2. Put chicken in a rimmed baking dish. Make a slash in each thigh and drumstick. Season with pepper and then brush most of the glaze all over the chicken. Let chicken rest for 30 minutes to soak in the marinade. Bake 15 minutes. Brush the remaining glaze over the chicken and bake 15 minutes more.
3. OPTIONAL: Remove chicken from the oven and preheat the broiler. Brush the juices from the baking sheet on the chicken and broil 5 minutes until the skin is crisp.

 

This is my preferred salad mix for Rosh Hashanah through Sukkot ― made with apples and a dressing made with honey. I use a firm tart apple, such as Gala or Fuji, and I prefer Persian cucumbers. I do actually make the dressing throughout the year, but I use brown sugar instead of honey.

Rosh Hashanah Salad (aka Mixed Salad with Apples & Craisins)

INGREDIENTS
Red leaf lettuce, cut or ripped into bite-sized pieces
Cucumber, cut lengthwise in half or quarters (depending on size) and sliced crosswise
Apple, cut lengthwise in 8 wedges, cored and sliced crosswise
Dried cranberries (or Craisins)
Sliced or slivered almonds
Sweet and Sour Dressing

Put all of the salad ingredients into a bowl. Add dressing and toss well.

Rosh Hashanah Salad Dressing (aka Sweet and Sour Dressing)

INGREDIENTS
⅓ cup red wine vinegar
1 tablespoon honey (or brown sugar)
½ teaspoon celery seed
½ teaspoon dry mustard
¼ teaspoon black pepper
1 clove garlic, minced (½ teaspoon)
½ teaspoon Worcestershire sauce
½ cup vegetable oil

Combine all ingredients in a jar and shake well to blend.

 

The traditional Rosh Hashanah desert is honey cake. Seems like one of my guests always offers to make it so I never have and don’t have a recipe. Aileen Grossberg shared this recipe from chef Michael Solomonov.

Mother’s Honey Cake with Apple Confit

INGREDIENTS

For the Cake:
2 1/2 Cups flour
2 Teaspoons baking soda
3 eggs, beaten
1 Cup sugar
2/3 Cups honey
1 1/4 Cup brewed coffee
6 Tablespoons canola oil
Salt
Pinch cinnamon

For the Apple Confit:
3 apples, peeled and sliced thinly crosswise
1 Cup sugar
1 vanilla bean, split
2 cinnamon sticks
1 Tablespoon honey
3 cloves

For the Cake:

PREHEAT the oven to 350 degrees.

LINE 2 loaf pans with oiled parchment paper.

  1. Combine the flour and baking soda in a mixing bowl and whisk well. Set aside.
  2. In the bowl of a stand mixer, combine the eggs, sugar, honey, coffee, canola oil, ½ teaspoon salt, and cinnamon. Mix on low until blended. Add the flour mixture and continue mixing just until combined.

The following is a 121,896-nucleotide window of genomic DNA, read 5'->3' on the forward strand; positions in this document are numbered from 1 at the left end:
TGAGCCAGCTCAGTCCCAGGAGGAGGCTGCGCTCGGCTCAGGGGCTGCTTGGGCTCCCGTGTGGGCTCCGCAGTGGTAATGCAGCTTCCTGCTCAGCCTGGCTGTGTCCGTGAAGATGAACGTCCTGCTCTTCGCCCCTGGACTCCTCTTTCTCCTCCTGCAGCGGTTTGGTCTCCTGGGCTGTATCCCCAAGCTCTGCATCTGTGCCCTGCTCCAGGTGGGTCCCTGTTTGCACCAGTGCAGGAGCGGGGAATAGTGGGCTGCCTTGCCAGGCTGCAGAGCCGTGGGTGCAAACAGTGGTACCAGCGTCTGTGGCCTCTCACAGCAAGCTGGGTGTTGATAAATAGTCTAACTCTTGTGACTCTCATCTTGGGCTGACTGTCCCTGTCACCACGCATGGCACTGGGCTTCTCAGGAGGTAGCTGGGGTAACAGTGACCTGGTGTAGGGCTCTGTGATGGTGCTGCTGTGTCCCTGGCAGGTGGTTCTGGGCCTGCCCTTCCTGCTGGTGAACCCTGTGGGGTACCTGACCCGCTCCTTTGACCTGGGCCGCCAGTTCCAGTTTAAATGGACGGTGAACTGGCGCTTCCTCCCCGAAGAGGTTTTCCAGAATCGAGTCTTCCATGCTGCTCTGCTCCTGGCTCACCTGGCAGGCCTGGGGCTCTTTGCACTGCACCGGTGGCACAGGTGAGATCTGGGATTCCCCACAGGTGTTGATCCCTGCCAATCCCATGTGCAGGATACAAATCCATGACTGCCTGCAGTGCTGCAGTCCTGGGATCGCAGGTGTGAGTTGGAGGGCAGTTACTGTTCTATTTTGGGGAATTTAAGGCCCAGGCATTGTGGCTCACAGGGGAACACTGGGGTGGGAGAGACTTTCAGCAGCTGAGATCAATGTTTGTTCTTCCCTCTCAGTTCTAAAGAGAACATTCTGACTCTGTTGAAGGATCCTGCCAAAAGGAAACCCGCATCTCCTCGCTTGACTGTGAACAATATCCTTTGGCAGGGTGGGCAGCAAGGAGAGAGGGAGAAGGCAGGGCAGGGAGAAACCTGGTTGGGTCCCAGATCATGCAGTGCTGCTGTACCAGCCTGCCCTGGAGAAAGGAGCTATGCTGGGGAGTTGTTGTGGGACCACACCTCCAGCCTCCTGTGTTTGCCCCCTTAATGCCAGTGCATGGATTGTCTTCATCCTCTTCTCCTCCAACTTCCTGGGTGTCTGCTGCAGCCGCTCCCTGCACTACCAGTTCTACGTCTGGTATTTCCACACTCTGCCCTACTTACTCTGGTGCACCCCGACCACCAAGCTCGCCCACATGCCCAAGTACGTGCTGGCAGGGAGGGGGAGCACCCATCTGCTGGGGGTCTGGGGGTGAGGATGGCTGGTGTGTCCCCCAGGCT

3. Divide the batter evenly between the prepared loaf pans, and bake until a toothpick inserted at the center comes out clean, about 30 minutes.

For the Apple Confit:

PREHEAT the oven to 275 degrees.

  1. Toss the apple slices with sugar, vanilla, cinnamon, honey, and cloves. Arrange in a single layer in an ovenproof skillet. Add water just to cover the apples. Press a sheet of parchment onto the surface of the water.
  2. Put the skillet over medium-high heat and bring to a simmer, cover tightly in foil, and transfer to the oven. Bake until the apples are just tender, about 1 hour.
  3. Cool to room temperature, transfer to a lidded container, and chill until cold. Serve apples on top of a slice of honey cake.

A Stronger and Holier Community

Rabbi David Greenstein’s tenure as spiritual leader of Congregation Shomrei Emunah started not with a bang but a silence. A sanctifying silence. On his first Shabbat on our bimah, in August 2009, he introduced us to the practice of maintaining absolute silence until all congregants finished reciting the Amidah to themselves. No kibbitzing with your seat-mate about afternoon plans. No rabbi moving on to the next reading once most of us were seated. At every Shabbat and holiday service for the next 13 years, if anyone was still praying, the rest of us held the silence. In time, the silence itself felt like prayer. It was an early lesson from our new rabbi in achieving communal holiness, not through words or deeds but through respect. A community of all for one, as well as one for all.

Rabbi Greenstein announced upon his arrival that his greatest value was building Jewish community. And in a recent conversation, that is how he looked back on his years as our rabbi: “I tried as hard as I could to share my love for living a Jewish life, for studying Torah, for connecting people, to be there for people. That’s what I tried to do.”

Continue reading

Enveloped In Love – Our Kiddush Experience

On Feb 26, 2022, my family hosted the kiddush for Brian’s 10th  birthday party – first time double digits is an exciting chapter! The moment we entered synagogue, congregants wished Brian a happy birthday. Rabbinic Intern, Lily Lucy, welcomed us into the Hinei Ma Tov JLC event, by wishing Brian a good birthday and pointing out to the other students that the birthday table covers, balloons and food items were all set up so that the congregation could celebrate Brian entering his double-digit birthday. It made Brian feel so special. Continue reading